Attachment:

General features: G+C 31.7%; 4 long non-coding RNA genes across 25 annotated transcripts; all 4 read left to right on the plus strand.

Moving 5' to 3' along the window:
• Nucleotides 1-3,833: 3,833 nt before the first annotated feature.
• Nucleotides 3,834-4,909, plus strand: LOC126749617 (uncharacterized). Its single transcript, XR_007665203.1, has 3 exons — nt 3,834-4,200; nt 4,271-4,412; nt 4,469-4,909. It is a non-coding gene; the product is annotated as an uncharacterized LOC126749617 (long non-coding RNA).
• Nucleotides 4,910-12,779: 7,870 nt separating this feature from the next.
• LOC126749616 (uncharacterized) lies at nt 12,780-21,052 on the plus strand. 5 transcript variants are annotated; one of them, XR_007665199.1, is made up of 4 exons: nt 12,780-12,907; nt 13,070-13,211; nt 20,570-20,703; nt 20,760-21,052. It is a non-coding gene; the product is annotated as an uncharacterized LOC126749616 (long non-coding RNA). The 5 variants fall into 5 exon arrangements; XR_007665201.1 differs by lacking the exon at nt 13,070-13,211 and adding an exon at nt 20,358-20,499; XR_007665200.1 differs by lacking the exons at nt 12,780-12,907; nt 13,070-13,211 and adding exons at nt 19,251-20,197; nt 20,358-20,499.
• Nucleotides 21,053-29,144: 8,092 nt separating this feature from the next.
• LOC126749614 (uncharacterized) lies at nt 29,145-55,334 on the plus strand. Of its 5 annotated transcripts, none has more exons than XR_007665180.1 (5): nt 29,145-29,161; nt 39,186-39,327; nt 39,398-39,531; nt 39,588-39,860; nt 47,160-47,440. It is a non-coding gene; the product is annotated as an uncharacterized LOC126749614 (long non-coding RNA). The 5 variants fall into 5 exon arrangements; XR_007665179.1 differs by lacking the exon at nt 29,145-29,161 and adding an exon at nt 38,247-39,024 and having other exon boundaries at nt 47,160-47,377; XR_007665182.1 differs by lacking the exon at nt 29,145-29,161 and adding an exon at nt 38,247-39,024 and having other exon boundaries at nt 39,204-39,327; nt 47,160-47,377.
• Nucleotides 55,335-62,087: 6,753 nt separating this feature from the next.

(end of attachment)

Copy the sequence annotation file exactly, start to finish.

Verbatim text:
General features: G+C 31.7%; 4 long non-coding RNA genes across 25 annotated transcripts; all 4 read left to right on the plus strand.

Moving 5' to 3' along the window:
• Nucleotides 1-3,833: 3,833 nt before the first annotated feature.
• Nucleotides 3,834-4,909, plus strand: LOC126749617 (uncharacterized). Its single transcript, XR_007665203.1, has 3 exons — nt 3,834-4,200; nt 4,271-4,412; nt 4,469-4,909. It is a non-coding gene; the product is annotated as an uncharacterized LOC126749617 (long non-coding RNA).
• Nucleotides 4,910-12,779: 7,870 nt separating this feature from the next.
• LOC126749616 (uncharacterized) lies at nt 12,780-21,052 on the plus strand. 5 transcript variants are annotated; one of them, XR_007665199.1, is made up of 4 exons: nt 12,780-12,907; nt 13,070-13,211; nt 20,570-20,703; nt 20,760-21,052. It is a non-coding gene; the product is annotated as an uncharacterized LOC126749616 (long non-coding RNA). The 5 variants fall into 5 exon arrangements; XR_007665201.1 differs by lacking the exon at nt 13,070-13,211 and adding an exon at nt 20,358-20,499; XR_007665200.1 differs by lacking the exons at nt 12,780-12,907; nt 13,070-13,211 and adding exons at nt 19,251-20,197; nt 20,358-20,499.
• Nucleotides 21,053-29,144: 8,092 nt separating this feature from the next.
• LOC126749614 (uncharacterized) lies at nt 29,145-55,334 on the plus strand. Of its 5 annotated transcripts, none has more exons than XR_007665180.1 (5): nt 29,145-29,161; nt 39,186-39,327; nt 39,398-39,531; nt 39,588-39,860; nt 47,160-47,440. It is a non-coding gene; the product is annotated as an uncharacterized LOC126749614 (long non-coding RNA). The 5 variants fall into 5 exon arrangements; XR_007665179.1 differs by lacking the exon at nt 29,145-29,161 and adding an exon at nt 38,247-39,024 and having other exon boundaries at nt 47,160-47,377; XR_007665182.1 differs by lacking the exon at nt 29,145-29,161 and adding an exon at nt 38,247-39,024 and having other exon boundaries at nt 39,204-39,327; nt 47,160-47,377.
• Nucleotides 55,335-62,087: 6,753 nt separating this feature from the next.